But then, God sent me a bunch of inexplicable panic attacks, and a series of bad nightmares about getting stuck in London during a terrorist attack (this was months before the 7/7 terror attack actually occurred, which killed 52 people in London) – and after the third time, I told my husband we have to do it, we have to move to Israel.

Because God was giving me no peace, and my ‘easy life’ was becoming a living nightmare.

And it’s happening again.

That’s what I realized, this Purim.

There is no running away from God.

One of the things I keep hearing from the people trying to force orthodox publications to publish pictures of women is that our girls ‘need to have more role models’.

On the face of it, that sounds like a reasonable argument, a reasonable wish. But as with so much of what passes as ‘intellectual discussion’, as soon as you start to explore it in any depth, it doesn’t stand up.

The elephant in the room is that:

The first, and most impactful role model in a girl’s life is her own mother.

If that mother is caring, compassionate, forgiving, emotionally-balanced, working on her own bad middot and honest that she’s not a ‘perfect being’, it’s hard to believe that a Jewish girl would really need to be seeing 2-D pictures of frum ‘superwomen’ in an orthodox publication, to turn out OK.

And there are other ‘real life’ role models for our girls, too. Every grandma, sister, cousin and aunt is also a ‘role model’.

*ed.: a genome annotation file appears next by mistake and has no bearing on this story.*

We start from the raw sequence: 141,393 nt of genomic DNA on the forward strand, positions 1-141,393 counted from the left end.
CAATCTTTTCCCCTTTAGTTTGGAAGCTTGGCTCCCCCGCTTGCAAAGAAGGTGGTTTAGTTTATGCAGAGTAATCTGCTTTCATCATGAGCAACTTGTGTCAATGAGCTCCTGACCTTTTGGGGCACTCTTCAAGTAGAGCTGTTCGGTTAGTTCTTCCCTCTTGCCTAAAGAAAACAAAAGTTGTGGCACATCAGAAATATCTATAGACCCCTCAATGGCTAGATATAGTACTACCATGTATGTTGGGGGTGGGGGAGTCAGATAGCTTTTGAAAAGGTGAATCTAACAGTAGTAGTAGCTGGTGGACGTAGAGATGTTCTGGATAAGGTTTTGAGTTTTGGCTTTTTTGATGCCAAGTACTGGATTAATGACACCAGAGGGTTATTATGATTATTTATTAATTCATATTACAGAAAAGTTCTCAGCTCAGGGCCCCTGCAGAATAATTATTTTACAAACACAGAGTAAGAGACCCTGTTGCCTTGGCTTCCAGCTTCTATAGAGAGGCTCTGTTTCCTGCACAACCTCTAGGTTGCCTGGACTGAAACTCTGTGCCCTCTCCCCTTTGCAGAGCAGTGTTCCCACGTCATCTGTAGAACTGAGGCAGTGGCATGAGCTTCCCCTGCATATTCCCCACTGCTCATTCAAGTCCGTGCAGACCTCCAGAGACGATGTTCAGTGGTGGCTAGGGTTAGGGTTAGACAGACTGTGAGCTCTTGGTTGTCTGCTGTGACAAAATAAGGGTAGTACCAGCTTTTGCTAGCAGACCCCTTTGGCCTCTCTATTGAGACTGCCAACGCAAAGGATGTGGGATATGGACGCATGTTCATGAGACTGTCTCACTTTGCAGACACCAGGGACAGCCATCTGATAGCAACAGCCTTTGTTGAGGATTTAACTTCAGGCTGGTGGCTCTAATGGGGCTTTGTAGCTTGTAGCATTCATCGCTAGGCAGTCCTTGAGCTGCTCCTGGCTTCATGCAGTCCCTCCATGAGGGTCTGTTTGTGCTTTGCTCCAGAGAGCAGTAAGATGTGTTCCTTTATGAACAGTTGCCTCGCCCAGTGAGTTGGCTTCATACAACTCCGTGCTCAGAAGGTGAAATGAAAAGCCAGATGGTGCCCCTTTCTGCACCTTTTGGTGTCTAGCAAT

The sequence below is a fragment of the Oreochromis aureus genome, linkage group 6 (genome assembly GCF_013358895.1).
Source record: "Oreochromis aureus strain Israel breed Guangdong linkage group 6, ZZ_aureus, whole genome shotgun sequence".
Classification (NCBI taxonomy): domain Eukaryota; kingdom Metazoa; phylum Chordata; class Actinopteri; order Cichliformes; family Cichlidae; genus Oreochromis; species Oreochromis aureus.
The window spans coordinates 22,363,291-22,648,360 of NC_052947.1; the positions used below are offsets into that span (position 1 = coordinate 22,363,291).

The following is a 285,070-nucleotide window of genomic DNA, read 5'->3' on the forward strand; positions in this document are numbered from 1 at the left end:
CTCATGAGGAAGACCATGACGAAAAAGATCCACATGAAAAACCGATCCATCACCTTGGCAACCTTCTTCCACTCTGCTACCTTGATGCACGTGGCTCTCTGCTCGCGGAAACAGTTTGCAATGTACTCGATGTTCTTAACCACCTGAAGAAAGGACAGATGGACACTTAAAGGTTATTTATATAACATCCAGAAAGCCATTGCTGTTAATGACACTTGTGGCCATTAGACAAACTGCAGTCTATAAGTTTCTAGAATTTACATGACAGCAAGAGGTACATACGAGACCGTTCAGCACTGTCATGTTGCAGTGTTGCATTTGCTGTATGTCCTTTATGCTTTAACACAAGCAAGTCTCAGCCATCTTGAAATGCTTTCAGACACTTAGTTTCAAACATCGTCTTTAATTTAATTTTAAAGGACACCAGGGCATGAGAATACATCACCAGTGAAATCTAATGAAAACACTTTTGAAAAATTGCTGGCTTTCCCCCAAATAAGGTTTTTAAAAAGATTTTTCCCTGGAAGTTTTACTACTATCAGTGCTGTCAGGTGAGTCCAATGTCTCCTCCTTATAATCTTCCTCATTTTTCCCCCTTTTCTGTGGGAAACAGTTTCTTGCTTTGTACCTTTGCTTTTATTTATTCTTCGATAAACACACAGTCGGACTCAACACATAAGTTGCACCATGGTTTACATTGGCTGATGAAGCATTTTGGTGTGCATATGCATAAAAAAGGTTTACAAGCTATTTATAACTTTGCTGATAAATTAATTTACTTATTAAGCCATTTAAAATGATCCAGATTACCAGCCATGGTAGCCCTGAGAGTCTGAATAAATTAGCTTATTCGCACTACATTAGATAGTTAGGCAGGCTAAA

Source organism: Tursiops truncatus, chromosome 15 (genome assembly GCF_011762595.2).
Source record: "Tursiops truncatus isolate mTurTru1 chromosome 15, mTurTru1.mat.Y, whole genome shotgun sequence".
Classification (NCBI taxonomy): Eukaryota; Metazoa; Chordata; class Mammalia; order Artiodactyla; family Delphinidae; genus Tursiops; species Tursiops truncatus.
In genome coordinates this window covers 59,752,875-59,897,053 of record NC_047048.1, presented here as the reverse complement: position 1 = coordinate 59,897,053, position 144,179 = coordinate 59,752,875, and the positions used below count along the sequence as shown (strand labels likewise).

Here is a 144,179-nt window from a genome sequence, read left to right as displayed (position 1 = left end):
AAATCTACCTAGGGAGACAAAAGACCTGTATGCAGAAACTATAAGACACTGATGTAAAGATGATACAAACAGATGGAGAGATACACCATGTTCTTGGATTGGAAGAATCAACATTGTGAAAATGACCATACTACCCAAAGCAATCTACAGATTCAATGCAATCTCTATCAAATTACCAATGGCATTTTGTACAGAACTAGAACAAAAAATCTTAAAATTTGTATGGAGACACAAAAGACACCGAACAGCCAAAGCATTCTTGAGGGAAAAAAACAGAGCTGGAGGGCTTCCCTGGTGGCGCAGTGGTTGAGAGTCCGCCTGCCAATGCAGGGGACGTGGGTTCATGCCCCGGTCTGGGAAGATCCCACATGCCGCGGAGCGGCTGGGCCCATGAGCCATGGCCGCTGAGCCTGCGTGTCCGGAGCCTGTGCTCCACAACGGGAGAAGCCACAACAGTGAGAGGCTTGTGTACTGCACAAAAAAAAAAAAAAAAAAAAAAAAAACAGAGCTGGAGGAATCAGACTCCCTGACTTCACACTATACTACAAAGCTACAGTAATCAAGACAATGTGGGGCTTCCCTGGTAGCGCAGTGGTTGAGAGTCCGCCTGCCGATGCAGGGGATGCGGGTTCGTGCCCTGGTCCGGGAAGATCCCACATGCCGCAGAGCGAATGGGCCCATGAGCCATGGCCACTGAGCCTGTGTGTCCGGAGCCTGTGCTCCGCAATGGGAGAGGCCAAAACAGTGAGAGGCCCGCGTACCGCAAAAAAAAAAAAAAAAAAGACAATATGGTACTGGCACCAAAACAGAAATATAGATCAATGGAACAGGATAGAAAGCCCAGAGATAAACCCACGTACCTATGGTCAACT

Every female friend they have is a ‘role model’.

Every female teacher they come into contact with at school is a ‘role model’.

Ditto every rabbanit, every person they see and stand next to in shul, and even the check-out girl working at the local supermarket.

All these real-life women and girls are role-models in the deepest sense of the word – both for good and for bad.

And even those ‘bad’ role-models can be very helpful, because my girls have learned so much about how NOT to behave, and how NOT to parent, and how NOT to teach, by observing these ‘bad’ role models with their bunch of bad middot.

So, the idea that my kid desperately needs to see a 2D picture of some woman doing her best to look ‘glamorous’, or ‘wise’, or ‘role-model-ly’ just doesn’t fly, in real life.

All these people pushing that line – do you really expect me to believe your kids don’t have Whats App? That they aren’t bombarded with images of a million fake ‘friends’ on Facebook 24 hours a day? That they aren’t spending so much of their time ogling another frum female fashion victim on Instagram?

Really?

Our girls, our teens, will only ‘lack’ the sort of female role models they need if the women in their immediate environment aren’t caring, and aren’t compassionate, and aren’t forgiving, and aren’t emotionally-balanced, and aren’t working on their bad middot, and aren’t being honest about their own flaws and hang-ups.

For example, if a girl (or any kid…) grows up in a home where the mother is ‘angry’, and continually raging about all the ‘bad things’ that ‘everyone else’ is doing to her, and is constantly trying to suck-up everyone else’s attention and kudos, and is living life as a resentful, emotionally-unstable ‘permanent victim’ where they can’t see anyone else in the picture – then that kid will grow up with a lot of emotional difficulties and relationship issues.

And no amount of 2D pictures of frum ‘superwomen’ in orthodox publications is going to change that.